Question: My business employs people from diverse backgrounds and cultures. I heard California has a new law about national origin discrimination. What do I need to know about this?
Answer: Although California’s Fair Employment and Housing Act (FEHA) already sets forth strict rules prohibiting harassment, discrimination, and retaliation against applicants and employees based on protected classes, including national origin, regulations amending the FEHA were recently enacted expanding national origin protections. These regulations, which are effective July 1, 2018, protect undocumented applicants and employees to the same extent that they protect any other applicant or employee.
The regulations require that employers refrain from intentional discrimination and harassment based on national origin, and from policies and practices that disparately impact applicants and employees based on national origin, that cannot be justified by business necessity and/or for which a less discriminatory alternative could accomplish the business purpose equally well.
The regulations broadly define “national origin” to include an individual’s or ancestors’ actual or perceived:
• Place of birth or geographic origin, national origin, or ethnicity;
• Physical, cultural or linguistic characteristics of a national origin group;
• Marriage to or association with persons of a national origin group;
• Parental relationship with a person of a national origin group;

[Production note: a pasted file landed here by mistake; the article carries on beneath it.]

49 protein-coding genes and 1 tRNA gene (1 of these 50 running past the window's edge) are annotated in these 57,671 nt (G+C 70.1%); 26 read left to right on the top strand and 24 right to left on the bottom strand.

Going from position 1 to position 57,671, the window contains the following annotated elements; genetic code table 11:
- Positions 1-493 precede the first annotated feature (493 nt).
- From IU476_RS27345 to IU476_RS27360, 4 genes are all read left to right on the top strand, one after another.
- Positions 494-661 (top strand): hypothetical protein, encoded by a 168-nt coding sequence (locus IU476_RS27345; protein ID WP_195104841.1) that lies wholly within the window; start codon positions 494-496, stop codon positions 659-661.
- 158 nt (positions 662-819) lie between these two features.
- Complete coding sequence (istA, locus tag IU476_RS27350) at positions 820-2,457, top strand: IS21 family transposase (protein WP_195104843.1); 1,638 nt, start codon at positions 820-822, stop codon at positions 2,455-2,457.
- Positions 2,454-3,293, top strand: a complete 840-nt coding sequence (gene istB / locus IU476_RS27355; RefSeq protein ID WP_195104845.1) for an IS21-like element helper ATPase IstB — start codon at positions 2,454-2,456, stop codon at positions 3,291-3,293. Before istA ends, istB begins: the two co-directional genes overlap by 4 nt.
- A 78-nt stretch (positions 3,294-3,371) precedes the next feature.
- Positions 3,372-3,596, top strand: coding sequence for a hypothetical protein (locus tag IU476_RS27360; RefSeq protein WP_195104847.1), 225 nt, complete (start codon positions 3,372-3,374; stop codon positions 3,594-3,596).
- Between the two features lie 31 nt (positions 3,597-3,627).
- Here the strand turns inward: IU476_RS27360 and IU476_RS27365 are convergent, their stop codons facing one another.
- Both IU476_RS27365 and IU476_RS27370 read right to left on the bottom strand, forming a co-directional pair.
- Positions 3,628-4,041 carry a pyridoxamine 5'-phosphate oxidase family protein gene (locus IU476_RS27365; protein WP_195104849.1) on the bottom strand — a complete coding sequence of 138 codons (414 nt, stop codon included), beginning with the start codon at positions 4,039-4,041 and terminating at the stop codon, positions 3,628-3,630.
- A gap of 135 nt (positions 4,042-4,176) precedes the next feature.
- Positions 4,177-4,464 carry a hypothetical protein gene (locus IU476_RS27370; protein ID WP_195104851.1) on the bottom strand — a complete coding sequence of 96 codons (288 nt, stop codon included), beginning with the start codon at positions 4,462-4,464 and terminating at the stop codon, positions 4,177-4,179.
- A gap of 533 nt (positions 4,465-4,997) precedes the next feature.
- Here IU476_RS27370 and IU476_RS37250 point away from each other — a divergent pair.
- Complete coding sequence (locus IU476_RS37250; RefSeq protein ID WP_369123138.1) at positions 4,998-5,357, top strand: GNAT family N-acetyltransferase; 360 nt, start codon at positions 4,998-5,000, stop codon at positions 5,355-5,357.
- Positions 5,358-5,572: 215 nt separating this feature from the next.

• Tribal affiliation;
• Membership in or association with an organization identified with or seeking to promote the interests of a national origin group;
• Attendance or participation in schools, churches, temples, mosques or other institutions generally used by persons of a national origin group;
• Name that is associated with a national origin group;
• Language and/or accent.
The regulations enumerate policies or practices that may constitute unlawful national origin discrimination:
• Language restriction policies unless the restriction is justified by business necessity, narrowly tailored, and the employer has notified employees of the restriction and the consequences for violating it. English-only policies are never permitted during non-work time, such as meal and rest breaks. Customer or co-worker preference is not considered business necessity.
• Accent based discrimination unless the employer can show the accent materially interferes with the applicant’s or employee’s ability to do the job.
• English proficiency discrimination unless the employer can show that the proficiency requirement is necessary for effective performance of the position, i.e., the employer may require language proficiency necessary to fulfill job duties.
• Height and weight requirements where these characteristics are associated with national origin. In that case, the employer must show that the requirements are job related and consistent with business necessity, and that the purpose of the requirement cannot be met by less discriminatory means.
• Recruitment and job segregation based on national origin, i.e., recruiting, and assigning positions, facilities or geographical areas of employment based on national origin.
• Immigration-Related practices such as inquiries about an applicant’s or employee’s immigration status except to comply with federal law.
• Driver’s licenses requirements unless possession of a driver’s license is required by law or by the employer for a legitimate business reason such as when driving is a job duty.
• Human trafficking involving employers using force, fraud, or coercion to compel employment on the basis of national origin.
Employers should review their written policies and workplace practices to be certain they comply with these new regulations. The new regulations can be viewed on line at: https://www.dfeh.ca.gov/wp-content/uploads/sites/32/2018/05/FinalTextRegNationalOriginDiscrimination.pdf